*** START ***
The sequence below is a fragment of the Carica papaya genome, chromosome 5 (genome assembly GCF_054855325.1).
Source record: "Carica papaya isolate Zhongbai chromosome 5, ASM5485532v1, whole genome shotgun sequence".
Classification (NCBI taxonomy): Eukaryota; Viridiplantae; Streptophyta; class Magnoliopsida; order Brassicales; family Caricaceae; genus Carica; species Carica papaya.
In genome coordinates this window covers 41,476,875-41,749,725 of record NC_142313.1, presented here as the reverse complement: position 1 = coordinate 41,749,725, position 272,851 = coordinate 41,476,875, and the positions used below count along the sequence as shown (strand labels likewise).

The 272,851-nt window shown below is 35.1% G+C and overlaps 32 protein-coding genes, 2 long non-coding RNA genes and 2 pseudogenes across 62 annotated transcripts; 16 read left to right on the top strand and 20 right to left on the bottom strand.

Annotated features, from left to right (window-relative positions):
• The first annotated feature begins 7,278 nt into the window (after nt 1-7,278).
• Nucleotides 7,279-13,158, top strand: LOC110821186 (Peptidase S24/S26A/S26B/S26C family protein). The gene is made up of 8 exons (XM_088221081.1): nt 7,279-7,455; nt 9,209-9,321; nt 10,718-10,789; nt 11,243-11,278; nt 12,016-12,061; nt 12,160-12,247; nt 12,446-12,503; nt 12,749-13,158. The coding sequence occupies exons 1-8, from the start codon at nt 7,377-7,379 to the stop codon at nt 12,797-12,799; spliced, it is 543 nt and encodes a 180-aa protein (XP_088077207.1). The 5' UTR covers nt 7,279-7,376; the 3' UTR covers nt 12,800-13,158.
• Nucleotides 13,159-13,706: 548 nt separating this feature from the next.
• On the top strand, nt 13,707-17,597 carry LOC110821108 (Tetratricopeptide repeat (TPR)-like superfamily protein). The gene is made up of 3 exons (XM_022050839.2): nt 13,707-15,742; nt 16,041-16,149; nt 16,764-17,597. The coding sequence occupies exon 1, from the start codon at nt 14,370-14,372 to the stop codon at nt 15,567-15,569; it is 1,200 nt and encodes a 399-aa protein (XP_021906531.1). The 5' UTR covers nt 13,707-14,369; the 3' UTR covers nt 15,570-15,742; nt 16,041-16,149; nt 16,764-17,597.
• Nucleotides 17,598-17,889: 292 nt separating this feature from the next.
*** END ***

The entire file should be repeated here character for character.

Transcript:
The sequence below is a fragment of the Carica papaya genome, chromosome 5 (genome assembly GCF_054855325.1).
Source record: "Carica papaya isolate Zhongbai chromosome 5, ASM5485532v1, whole genome shotgun sequence".
Classification (NCBI taxonomy): Eukaryota; Viridiplantae; Streptophyta; class Magnoliopsida; order Brassicales; family Caricaceae; genus Carica; species Carica papaya.
In genome coordinates this window covers 41,476,875-41,749,725 of record NC_142313.1, presented here as the reverse complement: position 1 = coordinate 41,749,725, position 272,851 = coordinate 41,476,875, and the positions used below count along the sequence as shown (strand labels likewise).

The 272,851-nt window shown below is 35.1% G+C and overlaps 32 protein-coding genes, 2 long non-coding RNA genes and 2 pseudogenes across 62 annotated transcripts; 16 read left to right on the top strand and 20 right to left on the bottom strand.

Annotated features, from left to right (window-relative positions):
• The first annotated feature begins 7,278 nt into the window (after nt 1-7,278).
• Nucleotides 7,279-13,158, top strand: LOC110821186 (Peptidase S24/S26A/S26B/S26C family protein). The gene is made up of 8 exons (XM_088221081.1): nt 7,279-7,455; nt 9,209-9,321; nt 10,718-10,789; nt 11,243-11,278; nt 12,016-12,061; nt 12,160-12,247; nt 12,446-12,503; nt 12,749-13,158. The coding sequence occupies exons 1-8, from the start codon at nt 7,377-7,379 to the stop codon at nt 12,797-12,799; spliced, it is 543 nt and encodes a 180-aa protein (XP_088077207.1). The 5' UTR covers nt 7,279-7,376; the 3' UTR covers nt 12,800-13,158.
• Nucleotides 13,159-13,706: 548 nt separating this feature from the next.
• On the top strand, nt 13,707-17,597 carry LOC110821108 (Tetratricopeptide repeat (TPR)-like superfamily protein). The gene is made up of 3 exons (XM_022050839.2): nt 13,707-15,742; nt 16,041-16,149; nt 16,764-17,597. The coding sequence occupies exon 1, from the start codon at nt 14,370-14,372 to the stop codon at nt 15,567-15,569; it is 1,200 nt and encodes a 399-aa protein (XP_021906531.1). The 5' UTR covers nt 13,707-14,369; the 3' UTR covers nt 15,570-15,742; nt 16,041-16,149; nt 16,764-17,597.
• Nucleotides 17,598-17,889: 292 nt separating this feature from the next.